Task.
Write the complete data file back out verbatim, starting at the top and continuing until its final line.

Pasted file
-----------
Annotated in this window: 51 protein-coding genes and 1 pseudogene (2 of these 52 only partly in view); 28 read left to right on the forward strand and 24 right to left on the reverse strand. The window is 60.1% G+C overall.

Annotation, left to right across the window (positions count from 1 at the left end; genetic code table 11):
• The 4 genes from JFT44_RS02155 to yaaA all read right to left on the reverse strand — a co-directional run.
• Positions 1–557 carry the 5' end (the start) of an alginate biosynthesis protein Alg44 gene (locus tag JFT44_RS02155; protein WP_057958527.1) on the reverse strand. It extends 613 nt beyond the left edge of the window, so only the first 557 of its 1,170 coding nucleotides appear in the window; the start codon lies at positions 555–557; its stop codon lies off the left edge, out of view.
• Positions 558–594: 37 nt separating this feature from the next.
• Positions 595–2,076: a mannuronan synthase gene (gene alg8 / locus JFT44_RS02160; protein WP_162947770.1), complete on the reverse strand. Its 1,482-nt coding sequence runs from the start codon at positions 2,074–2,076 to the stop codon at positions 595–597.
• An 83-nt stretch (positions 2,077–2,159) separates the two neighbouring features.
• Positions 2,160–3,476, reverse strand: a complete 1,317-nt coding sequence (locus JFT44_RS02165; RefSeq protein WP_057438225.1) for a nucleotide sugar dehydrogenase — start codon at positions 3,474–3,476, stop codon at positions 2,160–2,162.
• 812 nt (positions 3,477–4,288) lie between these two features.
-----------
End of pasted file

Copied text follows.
Annotated in this window: 51 protein-coding genes and 1 pseudogene (2 of these 52 only partly in view); 28 read left to right on the forward strand and 24 right to left on the reverse strand. The window is 60.1% G+C overall.

Annotation, left to right across the window (positions count from 1 at the left end; genetic code table 11):
• The 4 genes from JFT44_RS02155 to yaaA all read right to left on the reverse strand — a co-directional run.
• Positions 1–557 carry the 5' end (the start) of an alginate biosynthesis protein Alg44 gene (locus tag JFT44_RS02155; protein WP_057958527.1) on the reverse strand. It extends 613 nt beyond the left edge of the window, so only the first 557 of its 1,170 coding nucleotides appear in the window; the start codon lies at positions 555–557; its stop codon lies off the left edge, out of view.
• Positions 558–594: 37 nt separating this feature from the next.
• Positions 595–2,076: a mannuronan synthase gene (gene alg8 / locus JFT44_RS02160; protein WP_162947770.1), complete on the reverse strand. Its 1,482-nt coding sequence runs from the start codon at positions 2,074–2,076 to the stop codon at positions 595–597.
• An 83-nt stretch (positions 2,077–2,159) separates the two neighbouring features.
• Positions 2,160–3,476, reverse strand: a complete 1,317-nt coding sequence (locus JFT44_RS02165; RefSeq protein WP_057438225.1) for a nucleotide sugar dehydrogenase — start codon at positions 3,474–3,476, stop codon at positions 2,160–2,162.
• 812 nt (positions 3,477–4,288) lie between these two features.